# Find the exact length of the curve y 1 4 x2 1 2 lnx 1 x 2

## Introduction

In this article, we will be discussing how to find the exact length of the curve y 1 4 x2 1 2 lnx 1 x 2. We will first discuss what this curve represent, and then we will go over the formula used to find its length. After that, we will apply the formula to a few specific examples.

## The Exact Length of the Curve y=1/4x^2+1/2lnx+1 on the Interval [1,2]

In this section, we will be finding the exact length of the curve y=1/4x^2+1/2lnx+1 on the interval [1,2]. We will be using the formula for the length of a curve, which is given by the integral of the square root of the sum of the squares of the first and second derivatives of the curve.

### Finding the Arc Length of the Curve y=1/4x^2+1/2lnx+1

We want to find the length of the curve y=1/4x^2+1/2lnx+1 on the interval [1,2]. We can do this by finding the arc length of the curve.

The formula for arc length is:

L = ∫a→bf(x)dx

First, we need to find the derivative of our function. We can do this using the power rule and the natural log rule:

y′= 1⋅4x−2 + 1⋅ 2⋅ ln x− 1⋅ x− ln x
= 1⋅4x−2 + 2⋅ ln x− ln x
= 4x−2 − ln x

Now, we can plug our derivatives back into our arc length formula:

L = ∫1→2f(x)dx
= ∫1→24x−2 − lnxdx

To solve this integral, we can use integration by parts. We will let u=4x−2 and dv=lnxdx. Then we have:

du=4dx and v=lnxcotxx+C

Plugging these back into our equation, we get:

L=∫1→24x−2dx − ∫1→2lnxcotxx+Cdx

Now we can solve each integral separately. For the first one, we can use the power rule:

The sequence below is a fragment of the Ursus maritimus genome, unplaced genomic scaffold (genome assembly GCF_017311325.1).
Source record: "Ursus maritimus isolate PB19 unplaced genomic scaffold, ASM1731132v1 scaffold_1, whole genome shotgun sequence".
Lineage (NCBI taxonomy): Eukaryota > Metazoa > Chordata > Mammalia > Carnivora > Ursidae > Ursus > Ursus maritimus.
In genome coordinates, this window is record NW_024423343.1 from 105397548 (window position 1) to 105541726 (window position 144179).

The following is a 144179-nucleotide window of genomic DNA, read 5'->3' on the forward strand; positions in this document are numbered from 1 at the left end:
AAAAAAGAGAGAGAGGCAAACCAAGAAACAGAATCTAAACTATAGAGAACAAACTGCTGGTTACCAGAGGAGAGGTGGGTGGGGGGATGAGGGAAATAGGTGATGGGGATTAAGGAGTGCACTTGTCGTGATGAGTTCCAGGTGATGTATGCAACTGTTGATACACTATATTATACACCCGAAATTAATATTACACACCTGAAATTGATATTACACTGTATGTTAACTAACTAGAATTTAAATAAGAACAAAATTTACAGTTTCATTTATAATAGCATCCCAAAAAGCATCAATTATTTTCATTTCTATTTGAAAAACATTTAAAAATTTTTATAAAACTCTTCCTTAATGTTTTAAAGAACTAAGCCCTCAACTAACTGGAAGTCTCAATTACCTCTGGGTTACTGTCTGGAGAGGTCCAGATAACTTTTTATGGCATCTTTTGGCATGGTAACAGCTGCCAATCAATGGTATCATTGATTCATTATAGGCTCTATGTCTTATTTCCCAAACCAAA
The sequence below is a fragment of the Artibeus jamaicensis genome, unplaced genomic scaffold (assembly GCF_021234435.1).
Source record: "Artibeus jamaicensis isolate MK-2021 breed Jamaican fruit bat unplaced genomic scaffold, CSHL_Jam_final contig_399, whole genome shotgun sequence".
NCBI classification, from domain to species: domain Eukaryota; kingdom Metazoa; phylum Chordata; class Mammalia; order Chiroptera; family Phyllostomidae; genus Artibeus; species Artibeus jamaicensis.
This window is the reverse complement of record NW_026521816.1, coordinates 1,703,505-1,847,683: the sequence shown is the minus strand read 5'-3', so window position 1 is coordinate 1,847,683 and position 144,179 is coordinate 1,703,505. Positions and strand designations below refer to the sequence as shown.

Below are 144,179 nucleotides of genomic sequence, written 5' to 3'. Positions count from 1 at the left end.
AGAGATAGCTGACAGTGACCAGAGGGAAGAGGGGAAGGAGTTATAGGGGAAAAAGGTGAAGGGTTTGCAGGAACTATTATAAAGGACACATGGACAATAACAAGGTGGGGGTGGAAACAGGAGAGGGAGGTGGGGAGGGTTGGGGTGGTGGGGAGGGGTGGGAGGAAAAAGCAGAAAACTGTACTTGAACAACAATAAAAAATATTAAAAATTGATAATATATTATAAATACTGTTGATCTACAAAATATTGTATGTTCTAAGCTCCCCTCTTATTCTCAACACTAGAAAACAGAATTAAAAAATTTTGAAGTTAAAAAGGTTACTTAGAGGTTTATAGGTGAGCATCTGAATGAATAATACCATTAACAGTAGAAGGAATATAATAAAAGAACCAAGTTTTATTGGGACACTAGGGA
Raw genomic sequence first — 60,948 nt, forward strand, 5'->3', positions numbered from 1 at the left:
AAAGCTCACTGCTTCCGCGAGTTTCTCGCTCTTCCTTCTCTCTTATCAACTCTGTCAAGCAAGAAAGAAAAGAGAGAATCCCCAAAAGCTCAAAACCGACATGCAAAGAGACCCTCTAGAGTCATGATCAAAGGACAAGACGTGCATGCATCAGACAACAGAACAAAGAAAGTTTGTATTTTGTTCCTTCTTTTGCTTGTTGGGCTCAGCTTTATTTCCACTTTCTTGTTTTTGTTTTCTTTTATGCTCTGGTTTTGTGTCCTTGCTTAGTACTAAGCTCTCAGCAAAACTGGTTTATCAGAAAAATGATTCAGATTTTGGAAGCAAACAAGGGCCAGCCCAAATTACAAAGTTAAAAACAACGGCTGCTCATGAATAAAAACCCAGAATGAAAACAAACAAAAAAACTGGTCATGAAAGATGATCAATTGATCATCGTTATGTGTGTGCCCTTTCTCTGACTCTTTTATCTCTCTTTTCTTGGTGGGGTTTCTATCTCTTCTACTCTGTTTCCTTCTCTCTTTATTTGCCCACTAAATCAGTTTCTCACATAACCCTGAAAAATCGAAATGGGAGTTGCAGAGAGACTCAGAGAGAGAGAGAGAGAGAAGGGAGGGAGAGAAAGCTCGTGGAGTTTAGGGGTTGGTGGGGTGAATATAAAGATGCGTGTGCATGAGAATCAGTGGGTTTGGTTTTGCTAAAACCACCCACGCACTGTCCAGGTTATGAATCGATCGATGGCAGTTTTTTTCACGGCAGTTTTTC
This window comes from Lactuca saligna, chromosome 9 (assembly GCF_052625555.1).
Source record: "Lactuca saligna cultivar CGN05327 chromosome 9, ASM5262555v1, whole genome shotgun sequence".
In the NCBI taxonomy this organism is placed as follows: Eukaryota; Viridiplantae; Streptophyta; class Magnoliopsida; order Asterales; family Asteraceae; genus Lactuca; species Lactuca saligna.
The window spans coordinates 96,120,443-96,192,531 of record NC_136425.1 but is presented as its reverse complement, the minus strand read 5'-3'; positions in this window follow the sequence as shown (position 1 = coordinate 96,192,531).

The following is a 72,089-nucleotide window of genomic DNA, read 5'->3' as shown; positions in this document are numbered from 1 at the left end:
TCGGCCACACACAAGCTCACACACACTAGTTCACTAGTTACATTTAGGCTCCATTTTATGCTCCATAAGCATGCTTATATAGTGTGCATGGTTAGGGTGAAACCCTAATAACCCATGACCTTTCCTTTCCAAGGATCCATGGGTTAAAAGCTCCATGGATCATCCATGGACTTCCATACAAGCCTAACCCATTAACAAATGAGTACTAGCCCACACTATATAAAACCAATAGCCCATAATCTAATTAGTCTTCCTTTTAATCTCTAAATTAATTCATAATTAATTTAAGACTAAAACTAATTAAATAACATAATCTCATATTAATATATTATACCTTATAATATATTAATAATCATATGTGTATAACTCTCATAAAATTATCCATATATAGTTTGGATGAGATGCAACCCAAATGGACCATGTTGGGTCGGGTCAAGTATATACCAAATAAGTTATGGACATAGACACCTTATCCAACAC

4∫1→24x−6dx=(4⋅ (−6))⋅ ∫1→24x−6dx=(−24)∫1→24x−6dx=12(4×12)=144=1728

For the second integral, we need to use integration by parts again. This time, we will let u=lnxcotxx and dv=cotxx+C. Then we have:

du=(cotxx)(dx)+ (cotxx)(dv)=(cotxx)(dx)+ (cotxx)(cotxx+C)=(cotxx)2+(cotxx)(cotxx+C)

Plugging these back into our equation, we get:

L=∫1→21728 Cot^3(X)+ Cot^3(X)+ C dx

We can now solve this final integral using trigonometric identities:

L=∫1→21728 sec^3(X)+ tan^3(X)+ C dx=(sec^3(X))∫1→21728 sec^3(X)+ C dx+(tan^3(X))∫1→21728 sec^3(X)+ C dx
=1728sec^4(X)+ tan^3(X)sec^3(X)+C
=1728tanh^4(X/2)+ 1728coth^4(X/2)-8
=10368-8
=10360

### The Exact Length of the Curve y=1/4x^2+1/2lnx+1 on the Interval [1,2]

The curve y=1/4x^2+1/2lnx+1 on the interval [1,2] has the exact length of 2.718. To find this, we’ll need to use the arc length formula: L=∫a→b√1+(dy/dx)^2dx

For this particular curve, we have dy/dx=(1/2)(1/(4x^2))=(1/8x) . Therefore, our equation for the arc length becomes: L=∫a→b√1+(dy/dx)^2dx=∫10.5≈12.5√129+((1/8)x)^210.5≈12.5

After doing the calculation, we get an answer of 2.718, which is the exact length of the curve y=1/4x^2+1/2lnx+1 on the interval [1,2].

## Conclusion

After completing the calculations, we can conclude that the length of the curve y=1/4x^2+1/2lnx+1 from x=2 to infinity is equal to 2.718 units.